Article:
23 days ago on Step 14

    This is one of the best described and photographed instructables I have read. Thanks for taking the time to do it right. I am looking forward to trying the recipe, they look delicious. For the folks confused by the measurements described within (T/t), watch the video, she tells you what units of measure are needed.

    1 reply

    Hi Matt, your welcome :-) You will love this recipe! Let me know how it turns out for you.


    23 days ago

    Great article and very detailed, thanks. There's nothing better than home made Cinnamon rolls, store bought or even baking from frozen rolls pale in comparison. Best!

    1 reply

    24 days ago

    Maybe put some more useful volume instructions? C = cup? T/t = teaspoon? I just cant comprehend why you would shorten them!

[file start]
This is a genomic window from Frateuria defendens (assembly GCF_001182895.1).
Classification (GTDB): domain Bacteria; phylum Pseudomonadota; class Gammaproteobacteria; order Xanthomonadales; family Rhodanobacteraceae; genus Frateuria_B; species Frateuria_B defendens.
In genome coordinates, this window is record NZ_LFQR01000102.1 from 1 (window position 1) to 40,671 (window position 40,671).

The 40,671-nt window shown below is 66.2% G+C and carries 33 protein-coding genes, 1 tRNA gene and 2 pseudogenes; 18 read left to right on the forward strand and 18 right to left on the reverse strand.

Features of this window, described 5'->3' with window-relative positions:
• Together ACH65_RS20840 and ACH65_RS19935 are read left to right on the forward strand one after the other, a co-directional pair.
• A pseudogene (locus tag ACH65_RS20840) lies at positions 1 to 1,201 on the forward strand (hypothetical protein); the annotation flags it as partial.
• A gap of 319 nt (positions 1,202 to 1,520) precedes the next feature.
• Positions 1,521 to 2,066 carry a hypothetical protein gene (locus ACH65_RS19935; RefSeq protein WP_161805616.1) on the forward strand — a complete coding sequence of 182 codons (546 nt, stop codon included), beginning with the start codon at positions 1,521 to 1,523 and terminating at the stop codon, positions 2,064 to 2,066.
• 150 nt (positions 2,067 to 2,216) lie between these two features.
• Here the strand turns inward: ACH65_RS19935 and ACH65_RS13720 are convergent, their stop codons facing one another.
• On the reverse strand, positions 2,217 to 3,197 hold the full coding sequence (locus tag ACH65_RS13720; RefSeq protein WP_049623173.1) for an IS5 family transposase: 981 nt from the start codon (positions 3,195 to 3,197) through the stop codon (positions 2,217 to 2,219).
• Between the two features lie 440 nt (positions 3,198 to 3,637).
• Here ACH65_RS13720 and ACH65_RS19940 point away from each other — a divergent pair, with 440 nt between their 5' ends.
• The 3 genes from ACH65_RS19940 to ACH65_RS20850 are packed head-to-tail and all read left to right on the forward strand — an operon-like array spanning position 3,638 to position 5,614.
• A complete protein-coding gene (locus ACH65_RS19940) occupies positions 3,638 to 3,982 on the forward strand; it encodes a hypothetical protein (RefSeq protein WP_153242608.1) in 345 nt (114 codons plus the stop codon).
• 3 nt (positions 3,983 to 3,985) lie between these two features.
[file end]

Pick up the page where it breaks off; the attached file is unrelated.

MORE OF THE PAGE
5 replies

    Hi Chris, My apologies I didn't realize it would cause such confusion, we do that a lot in the US. Usually the rule of thumb is that the bigger measurement is capitalized like T for Tablespoon and the smaller one is lower case like t for teaspoon. Thanks :-) I will be converting them in upcoming recipes.


    Reply 23 days ago

    It's pretty common here in the states to abbreviate them. Capital T is Tablespoon and lowercase t is teaspoon.

    As for converting, using a volume-based unit of measurement like cups does not convert easily to a mass-based measurement like grams. It would be kind of a pain to convert them one way or the other.


    Reply 23 days ago